While you may be wondering how to go about starting this new year off right, there are a few easy steps to ensure that help you focus on what matters in this coming year. Reviewing your year in its entirety is a great way to realize what went well for you, what you accomplished, what you changed in your life that made you happier, and what you wish you spent more time doing (Thayer). Reflection, an important part of daily life, is also a critical practice of the IPARD Service-Learning process you use with your students when you facilitate Learning to Give lessons and projects. By critically thinking about aspects of your life, you will be able to come up with ways to make this next year a positive one for both yourself and the people you surround yourself with. 

Learning to Give New Year Resources and Activities

Learning to Give offers an abundance of resources and lessons that help promote community and classroom wellness:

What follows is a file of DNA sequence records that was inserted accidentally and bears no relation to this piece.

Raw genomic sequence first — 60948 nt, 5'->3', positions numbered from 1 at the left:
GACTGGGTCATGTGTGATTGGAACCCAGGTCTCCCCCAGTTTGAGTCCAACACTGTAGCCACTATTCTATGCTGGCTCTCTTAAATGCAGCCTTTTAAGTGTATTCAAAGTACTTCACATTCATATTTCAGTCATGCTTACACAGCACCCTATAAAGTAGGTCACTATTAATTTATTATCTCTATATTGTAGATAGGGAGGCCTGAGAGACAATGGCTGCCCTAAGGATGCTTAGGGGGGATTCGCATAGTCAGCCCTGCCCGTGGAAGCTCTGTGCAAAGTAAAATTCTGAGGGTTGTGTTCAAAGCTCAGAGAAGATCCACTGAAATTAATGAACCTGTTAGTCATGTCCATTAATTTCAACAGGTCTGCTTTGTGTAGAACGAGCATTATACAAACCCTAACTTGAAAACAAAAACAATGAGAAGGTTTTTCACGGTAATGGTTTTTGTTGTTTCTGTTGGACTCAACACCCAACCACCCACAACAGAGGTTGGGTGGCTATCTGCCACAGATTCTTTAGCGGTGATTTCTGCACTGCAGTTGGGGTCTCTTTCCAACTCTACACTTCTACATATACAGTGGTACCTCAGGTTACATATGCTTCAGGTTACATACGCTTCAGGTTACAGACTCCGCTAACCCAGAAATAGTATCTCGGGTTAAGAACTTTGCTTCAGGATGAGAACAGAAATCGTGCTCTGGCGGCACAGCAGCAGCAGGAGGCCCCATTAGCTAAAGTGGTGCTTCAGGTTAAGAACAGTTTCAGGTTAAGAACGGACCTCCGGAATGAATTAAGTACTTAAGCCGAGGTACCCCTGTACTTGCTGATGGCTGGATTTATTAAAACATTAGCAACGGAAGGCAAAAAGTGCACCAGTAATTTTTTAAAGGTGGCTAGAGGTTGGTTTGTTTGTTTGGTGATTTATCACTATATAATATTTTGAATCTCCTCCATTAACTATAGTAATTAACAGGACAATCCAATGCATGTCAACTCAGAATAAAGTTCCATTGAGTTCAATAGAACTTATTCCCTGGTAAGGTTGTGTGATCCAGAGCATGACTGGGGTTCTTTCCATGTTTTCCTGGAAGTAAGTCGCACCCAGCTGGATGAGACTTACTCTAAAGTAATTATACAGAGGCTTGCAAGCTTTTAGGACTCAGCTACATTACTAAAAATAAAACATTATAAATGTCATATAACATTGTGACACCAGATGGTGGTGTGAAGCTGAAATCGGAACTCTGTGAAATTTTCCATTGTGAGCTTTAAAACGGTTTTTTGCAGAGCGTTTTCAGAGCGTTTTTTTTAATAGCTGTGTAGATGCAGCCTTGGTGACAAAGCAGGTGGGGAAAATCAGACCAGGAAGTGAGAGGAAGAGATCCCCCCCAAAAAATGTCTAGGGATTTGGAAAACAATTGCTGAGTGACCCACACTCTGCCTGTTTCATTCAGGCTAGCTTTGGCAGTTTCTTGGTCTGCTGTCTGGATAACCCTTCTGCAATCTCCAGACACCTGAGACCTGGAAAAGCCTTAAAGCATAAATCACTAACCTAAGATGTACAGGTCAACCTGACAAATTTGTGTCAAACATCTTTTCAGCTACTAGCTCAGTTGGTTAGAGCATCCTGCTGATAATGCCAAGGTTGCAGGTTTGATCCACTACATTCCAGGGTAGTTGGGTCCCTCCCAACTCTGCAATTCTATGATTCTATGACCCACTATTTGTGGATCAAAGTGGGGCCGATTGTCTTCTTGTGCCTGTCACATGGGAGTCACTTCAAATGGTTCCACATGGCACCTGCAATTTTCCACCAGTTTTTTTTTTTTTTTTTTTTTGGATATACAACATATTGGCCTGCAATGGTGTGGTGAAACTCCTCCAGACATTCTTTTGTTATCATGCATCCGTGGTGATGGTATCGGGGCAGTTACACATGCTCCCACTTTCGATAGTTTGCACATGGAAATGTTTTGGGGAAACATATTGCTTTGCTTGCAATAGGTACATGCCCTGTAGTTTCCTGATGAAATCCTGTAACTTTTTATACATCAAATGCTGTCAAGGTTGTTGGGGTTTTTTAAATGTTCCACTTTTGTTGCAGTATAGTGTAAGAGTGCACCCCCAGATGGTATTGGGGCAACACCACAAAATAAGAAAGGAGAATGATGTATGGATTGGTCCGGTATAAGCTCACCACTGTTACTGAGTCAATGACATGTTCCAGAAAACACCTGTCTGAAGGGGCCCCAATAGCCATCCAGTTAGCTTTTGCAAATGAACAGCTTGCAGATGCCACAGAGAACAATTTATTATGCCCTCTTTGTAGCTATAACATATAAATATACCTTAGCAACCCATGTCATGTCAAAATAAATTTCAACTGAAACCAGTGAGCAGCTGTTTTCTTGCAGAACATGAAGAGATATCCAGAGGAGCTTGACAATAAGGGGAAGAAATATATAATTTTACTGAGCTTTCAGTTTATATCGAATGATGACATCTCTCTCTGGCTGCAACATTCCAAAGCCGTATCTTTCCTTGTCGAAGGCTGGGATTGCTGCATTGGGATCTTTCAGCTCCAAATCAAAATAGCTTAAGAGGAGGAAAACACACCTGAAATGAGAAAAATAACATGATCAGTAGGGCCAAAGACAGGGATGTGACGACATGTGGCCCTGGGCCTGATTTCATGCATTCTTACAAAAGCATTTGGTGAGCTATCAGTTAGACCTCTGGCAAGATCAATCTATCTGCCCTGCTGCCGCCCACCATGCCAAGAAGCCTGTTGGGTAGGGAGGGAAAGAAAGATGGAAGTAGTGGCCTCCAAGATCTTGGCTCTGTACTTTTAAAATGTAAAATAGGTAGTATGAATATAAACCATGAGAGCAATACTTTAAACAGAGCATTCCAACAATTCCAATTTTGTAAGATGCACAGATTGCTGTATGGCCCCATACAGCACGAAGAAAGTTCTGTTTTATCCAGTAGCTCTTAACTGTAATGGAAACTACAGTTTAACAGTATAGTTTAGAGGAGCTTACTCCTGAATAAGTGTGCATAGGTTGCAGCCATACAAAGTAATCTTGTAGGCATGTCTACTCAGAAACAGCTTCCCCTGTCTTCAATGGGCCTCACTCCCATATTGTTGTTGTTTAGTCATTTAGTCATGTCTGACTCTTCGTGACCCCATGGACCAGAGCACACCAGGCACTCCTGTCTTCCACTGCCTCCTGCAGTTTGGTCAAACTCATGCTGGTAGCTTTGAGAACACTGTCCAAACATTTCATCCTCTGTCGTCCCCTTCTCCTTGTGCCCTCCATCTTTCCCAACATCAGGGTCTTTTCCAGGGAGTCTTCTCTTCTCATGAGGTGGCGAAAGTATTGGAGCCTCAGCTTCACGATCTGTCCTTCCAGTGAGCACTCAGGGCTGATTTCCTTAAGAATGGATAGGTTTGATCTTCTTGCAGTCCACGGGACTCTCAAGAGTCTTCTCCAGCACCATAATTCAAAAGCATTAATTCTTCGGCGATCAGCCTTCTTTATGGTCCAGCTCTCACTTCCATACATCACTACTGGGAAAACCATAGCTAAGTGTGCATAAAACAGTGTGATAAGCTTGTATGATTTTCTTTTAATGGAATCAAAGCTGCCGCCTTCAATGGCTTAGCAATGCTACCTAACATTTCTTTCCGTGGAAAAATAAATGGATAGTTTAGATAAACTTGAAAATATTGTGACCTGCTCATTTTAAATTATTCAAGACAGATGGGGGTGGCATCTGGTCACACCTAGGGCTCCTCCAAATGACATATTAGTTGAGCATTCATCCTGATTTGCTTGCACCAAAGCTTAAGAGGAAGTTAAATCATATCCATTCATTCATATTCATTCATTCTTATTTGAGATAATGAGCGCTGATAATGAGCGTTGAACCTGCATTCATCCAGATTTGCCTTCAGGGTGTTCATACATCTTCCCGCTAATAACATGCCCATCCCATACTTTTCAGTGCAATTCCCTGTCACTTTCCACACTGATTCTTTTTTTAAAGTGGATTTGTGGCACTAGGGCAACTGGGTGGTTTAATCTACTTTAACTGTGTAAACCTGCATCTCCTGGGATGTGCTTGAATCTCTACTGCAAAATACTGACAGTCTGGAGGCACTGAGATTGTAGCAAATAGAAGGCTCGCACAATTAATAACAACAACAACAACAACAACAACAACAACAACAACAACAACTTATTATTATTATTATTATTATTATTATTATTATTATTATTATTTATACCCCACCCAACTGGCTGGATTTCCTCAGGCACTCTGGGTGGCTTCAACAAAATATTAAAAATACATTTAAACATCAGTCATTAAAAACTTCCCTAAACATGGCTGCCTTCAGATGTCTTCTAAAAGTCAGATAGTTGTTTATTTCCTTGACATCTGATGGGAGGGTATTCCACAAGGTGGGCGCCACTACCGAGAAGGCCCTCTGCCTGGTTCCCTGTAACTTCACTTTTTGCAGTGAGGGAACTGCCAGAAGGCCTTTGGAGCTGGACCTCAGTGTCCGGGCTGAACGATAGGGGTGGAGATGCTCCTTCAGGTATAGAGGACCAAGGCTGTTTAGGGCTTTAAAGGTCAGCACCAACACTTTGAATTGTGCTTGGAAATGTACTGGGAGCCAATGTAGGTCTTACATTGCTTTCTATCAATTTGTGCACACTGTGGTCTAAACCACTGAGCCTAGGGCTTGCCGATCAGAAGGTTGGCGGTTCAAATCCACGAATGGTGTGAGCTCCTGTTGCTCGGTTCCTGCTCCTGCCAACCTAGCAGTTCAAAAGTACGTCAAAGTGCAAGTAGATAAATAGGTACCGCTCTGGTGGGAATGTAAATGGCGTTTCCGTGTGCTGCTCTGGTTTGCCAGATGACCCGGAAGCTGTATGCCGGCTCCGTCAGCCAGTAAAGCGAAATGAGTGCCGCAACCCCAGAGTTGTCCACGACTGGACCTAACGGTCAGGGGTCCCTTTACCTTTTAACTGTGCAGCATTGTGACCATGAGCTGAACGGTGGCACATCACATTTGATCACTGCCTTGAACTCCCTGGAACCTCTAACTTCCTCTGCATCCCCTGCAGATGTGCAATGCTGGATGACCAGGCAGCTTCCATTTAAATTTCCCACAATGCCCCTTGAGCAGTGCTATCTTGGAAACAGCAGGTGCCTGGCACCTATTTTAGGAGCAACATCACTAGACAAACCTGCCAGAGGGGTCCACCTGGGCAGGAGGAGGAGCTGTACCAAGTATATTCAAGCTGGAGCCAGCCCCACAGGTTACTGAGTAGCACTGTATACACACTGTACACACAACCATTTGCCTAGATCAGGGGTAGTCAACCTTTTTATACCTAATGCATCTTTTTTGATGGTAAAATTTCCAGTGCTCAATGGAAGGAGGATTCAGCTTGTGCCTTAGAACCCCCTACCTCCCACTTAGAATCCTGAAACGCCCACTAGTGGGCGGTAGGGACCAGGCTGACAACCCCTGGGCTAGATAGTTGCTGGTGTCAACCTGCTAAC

Creating a Welcoming Classroom All Year: Students gain empathy and use language to describe the mixed feelings that come with being part of a new community. (K-5)

Blue Sky Envisioning Activity: Help your students get to know what they care about and why! (K-12) 

Finding the Seed of Need: Inform your students about the needs of the community around them. (6-8)

What is My Responsibility?: Students learn how to be responsible within their school and community and take what they have learned to make their community a healthier place! (K-2)

Activities and lessons like these are just a starting point. There are over 1,700 lesson plans to choose from, and each has its own philanthropic focus to guide youth to learn and engage in generosity and community. These resources help remind us that giving back to your community can be in the form of time, talent, or treasure. By learning how to empathize and care for your community, you and your students will be able to set the tone for a positive year and more importantly, a positive community!